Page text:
We debated, persuaded, became angry, laughed, hoped, disappointed, lost, won - but we always chose • Israel's elections from now until today in historical pictures: a new corner in the opinion section
We are in the midst of a third campaign in a never-ending election play. For us, this is a comedy of mistakes; For others - tension drama. But for most of us these are debilitating, maybe even discouraging days. A deadline is far from over, and in the background there is a whisper of talk about D date. The political plunder seems complicated, like a dead end.
Rise to the ballot box. Immigrant from Yemen voting in Kisalon's aisle next to Beit Shemesh, elections for Knesset II (1951) // Photo "David Alden, GPO
Salute and vote. IDF soldiers vote in mobile playing field in elections for the 2nd Knesset (1951) // Photo: Hugo Mendelson, GPO
Partners in Democracy. Abu Ghosh residents vote in Knesset elections (1953) // Photo: Fritz Cohen, GPO
Political breeze. Mapai Election Meeting at Tel Aviv Beach, ahead of the 3rd Knesset (1955) // Photo: Fritz Cohen, GPO
The sticker poetry. Stickers and posters on a commercial van in Jerusalem ahead of the elections for prime minister and the 15th Knesset (1999) // Photo: Amos Ben Gershom, GPO
But we must not let the feeling of satiety and fatigue make us forget that despite the political crisis, Israeli democracy is stable, vibrant and engaging. We have heated disagreements on a daily basis, but are given an equal opportunity to influence decisive decision making at the ballot box. This is an important civil duty, and in particular a tremendous human right, which must never be underestimated or taken for granted.
In a dumb hat. Voters and Members of Election Commission at Kibbutz Maaleh Hamisha on Election Day 4 (1959) // Photo: Fritz Cohen, GPO
Voting for voters. Numbering and voting cards for the 7th Knesset (1969) // Photo: Moshe Milner, GPO
Citizenship lesson. Boy throws envelope to Tel Aviv ballot in 11th Knesset election (1984) // Photo: Nati Harnik, GPO
Twenty-two Knesset general elections (and another direct prime minister only) existed in Israel since its inception. They left their mark on national and political history, and even entered Israeli folklore. They were burned into the collective memory through historical rallies, memorable speeches, slogans and phrases that entered the lexicon, through climaxes of political tension or personal dramas, and also thanks to simple and unique moments that became nostalgic.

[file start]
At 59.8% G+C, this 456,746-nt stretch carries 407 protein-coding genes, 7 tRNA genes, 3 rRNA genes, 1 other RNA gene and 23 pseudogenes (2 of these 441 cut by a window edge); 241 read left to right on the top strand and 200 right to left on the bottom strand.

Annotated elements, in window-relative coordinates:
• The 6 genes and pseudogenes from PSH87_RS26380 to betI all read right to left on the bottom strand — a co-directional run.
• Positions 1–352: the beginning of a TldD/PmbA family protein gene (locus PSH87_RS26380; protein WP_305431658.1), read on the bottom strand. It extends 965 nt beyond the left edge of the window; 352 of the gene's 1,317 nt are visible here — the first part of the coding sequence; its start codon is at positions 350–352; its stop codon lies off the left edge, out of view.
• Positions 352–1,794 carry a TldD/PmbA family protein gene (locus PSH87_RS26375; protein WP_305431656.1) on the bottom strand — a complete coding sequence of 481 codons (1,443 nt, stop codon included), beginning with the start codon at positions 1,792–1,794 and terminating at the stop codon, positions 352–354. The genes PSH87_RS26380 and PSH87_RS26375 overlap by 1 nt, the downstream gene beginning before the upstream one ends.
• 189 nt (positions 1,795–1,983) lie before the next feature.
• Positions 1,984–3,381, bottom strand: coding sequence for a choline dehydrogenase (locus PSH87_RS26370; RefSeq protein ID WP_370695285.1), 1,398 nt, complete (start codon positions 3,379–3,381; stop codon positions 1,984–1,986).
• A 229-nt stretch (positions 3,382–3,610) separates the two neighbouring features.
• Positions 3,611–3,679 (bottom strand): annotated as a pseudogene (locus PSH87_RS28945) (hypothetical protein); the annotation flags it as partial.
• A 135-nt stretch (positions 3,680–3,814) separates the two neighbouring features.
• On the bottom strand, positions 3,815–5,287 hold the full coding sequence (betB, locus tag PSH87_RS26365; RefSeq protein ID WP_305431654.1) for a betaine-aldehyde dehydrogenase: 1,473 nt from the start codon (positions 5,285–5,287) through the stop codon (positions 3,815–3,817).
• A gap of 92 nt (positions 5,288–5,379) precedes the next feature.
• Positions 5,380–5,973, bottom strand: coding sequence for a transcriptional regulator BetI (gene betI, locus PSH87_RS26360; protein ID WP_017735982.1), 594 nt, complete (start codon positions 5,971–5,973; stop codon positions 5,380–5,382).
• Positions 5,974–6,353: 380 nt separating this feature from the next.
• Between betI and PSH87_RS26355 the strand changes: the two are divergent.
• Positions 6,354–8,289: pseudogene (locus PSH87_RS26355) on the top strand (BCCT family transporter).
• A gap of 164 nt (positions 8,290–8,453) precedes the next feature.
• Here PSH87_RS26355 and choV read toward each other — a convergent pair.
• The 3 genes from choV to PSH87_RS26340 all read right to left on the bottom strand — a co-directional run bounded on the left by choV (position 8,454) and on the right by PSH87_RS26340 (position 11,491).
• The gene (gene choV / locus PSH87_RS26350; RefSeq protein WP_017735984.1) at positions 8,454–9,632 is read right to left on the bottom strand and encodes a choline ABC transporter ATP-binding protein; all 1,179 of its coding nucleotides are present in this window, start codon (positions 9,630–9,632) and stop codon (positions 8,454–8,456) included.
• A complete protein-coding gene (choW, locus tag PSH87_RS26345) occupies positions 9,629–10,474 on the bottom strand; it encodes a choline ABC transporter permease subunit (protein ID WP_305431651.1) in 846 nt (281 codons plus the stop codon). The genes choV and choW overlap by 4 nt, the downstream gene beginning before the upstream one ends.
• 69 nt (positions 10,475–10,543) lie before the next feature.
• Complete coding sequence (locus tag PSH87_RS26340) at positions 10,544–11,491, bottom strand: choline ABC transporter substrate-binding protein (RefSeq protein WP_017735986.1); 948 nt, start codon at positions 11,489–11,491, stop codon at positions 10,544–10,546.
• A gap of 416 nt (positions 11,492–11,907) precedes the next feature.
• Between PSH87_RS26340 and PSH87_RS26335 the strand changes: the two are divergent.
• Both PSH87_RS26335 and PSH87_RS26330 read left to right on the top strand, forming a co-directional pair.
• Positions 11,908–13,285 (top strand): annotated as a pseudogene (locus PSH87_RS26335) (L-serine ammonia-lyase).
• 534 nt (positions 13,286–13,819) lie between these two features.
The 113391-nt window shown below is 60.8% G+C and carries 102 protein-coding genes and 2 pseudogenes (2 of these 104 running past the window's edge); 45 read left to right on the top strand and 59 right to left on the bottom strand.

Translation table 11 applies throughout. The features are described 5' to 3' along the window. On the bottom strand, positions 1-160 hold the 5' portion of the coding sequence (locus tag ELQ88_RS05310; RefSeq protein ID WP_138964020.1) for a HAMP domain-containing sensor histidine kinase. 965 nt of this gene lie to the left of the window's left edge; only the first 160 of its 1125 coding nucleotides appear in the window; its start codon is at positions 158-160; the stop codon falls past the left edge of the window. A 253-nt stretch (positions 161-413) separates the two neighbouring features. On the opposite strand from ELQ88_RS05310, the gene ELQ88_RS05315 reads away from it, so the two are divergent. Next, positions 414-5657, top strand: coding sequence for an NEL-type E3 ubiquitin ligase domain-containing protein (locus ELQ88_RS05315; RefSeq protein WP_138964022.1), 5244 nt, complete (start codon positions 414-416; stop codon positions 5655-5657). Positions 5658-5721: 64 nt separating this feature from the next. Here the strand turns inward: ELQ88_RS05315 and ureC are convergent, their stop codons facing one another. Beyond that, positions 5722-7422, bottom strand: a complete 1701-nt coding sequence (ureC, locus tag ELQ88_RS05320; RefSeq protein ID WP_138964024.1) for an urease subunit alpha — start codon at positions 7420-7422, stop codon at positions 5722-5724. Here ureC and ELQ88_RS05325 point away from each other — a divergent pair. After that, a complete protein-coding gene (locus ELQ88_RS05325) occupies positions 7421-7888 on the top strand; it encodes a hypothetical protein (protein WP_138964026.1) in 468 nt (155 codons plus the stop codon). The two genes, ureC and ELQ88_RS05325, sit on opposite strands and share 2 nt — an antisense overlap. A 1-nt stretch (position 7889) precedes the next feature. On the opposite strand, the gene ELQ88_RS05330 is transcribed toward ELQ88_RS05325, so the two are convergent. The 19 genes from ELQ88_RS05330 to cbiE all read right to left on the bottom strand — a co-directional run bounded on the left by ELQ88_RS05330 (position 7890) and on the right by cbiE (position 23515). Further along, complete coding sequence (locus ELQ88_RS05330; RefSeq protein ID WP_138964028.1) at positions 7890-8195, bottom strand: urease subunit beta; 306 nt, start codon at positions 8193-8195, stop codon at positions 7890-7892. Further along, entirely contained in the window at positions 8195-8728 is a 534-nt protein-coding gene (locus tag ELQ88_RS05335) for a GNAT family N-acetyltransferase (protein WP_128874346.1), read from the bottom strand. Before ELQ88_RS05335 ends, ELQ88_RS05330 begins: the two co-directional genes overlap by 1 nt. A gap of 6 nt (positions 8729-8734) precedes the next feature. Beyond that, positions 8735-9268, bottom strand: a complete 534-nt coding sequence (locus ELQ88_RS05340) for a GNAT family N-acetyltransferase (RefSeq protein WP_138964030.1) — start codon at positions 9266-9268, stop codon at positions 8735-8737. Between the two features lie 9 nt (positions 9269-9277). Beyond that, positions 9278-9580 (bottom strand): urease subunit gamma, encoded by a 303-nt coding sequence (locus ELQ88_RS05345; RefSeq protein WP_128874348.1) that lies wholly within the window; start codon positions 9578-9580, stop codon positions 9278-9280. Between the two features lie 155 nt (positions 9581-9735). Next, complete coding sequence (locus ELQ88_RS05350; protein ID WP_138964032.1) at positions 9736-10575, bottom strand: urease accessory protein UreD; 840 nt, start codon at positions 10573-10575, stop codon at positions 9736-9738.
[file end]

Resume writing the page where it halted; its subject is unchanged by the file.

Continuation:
Not much has changed. Voting count at the Tel Aviv polls in elections for the 9th Knesset (1977) // Photo: Yaakov Sa'ar, GPO
Soldiers of democracy. Wounded soldiers vote in Tel Hashomer hospital after Yom Kippur war in Knesset elections (1973) // Photo: Yaakov Sa'ar, GPO
Not attending. Signs calling for boycott elections in the Mea She'arim neighborhood, ahead of the 10th Knesset elections (1981) // Photo: Hanania Herman, GPO
Democracy in the Games. Results of the sample projected on Azrieli Towers in Tel Aviv, in elections to the 18th Knesset (2009) // Photo: Avi Ohayon, GPO
Handmade. Preparing ID tags for polling workers, before the seventh Knesset elections (1969) // Photo: Moshe Milner, GPO
Just a month before entering the ballot box for the 24th time, "Israel Today" dives into the archive and brings special moments, ones that have entered the pantheon and ones we might have forgotten. From today until March 2, one photo a day at the corner of "There was an election".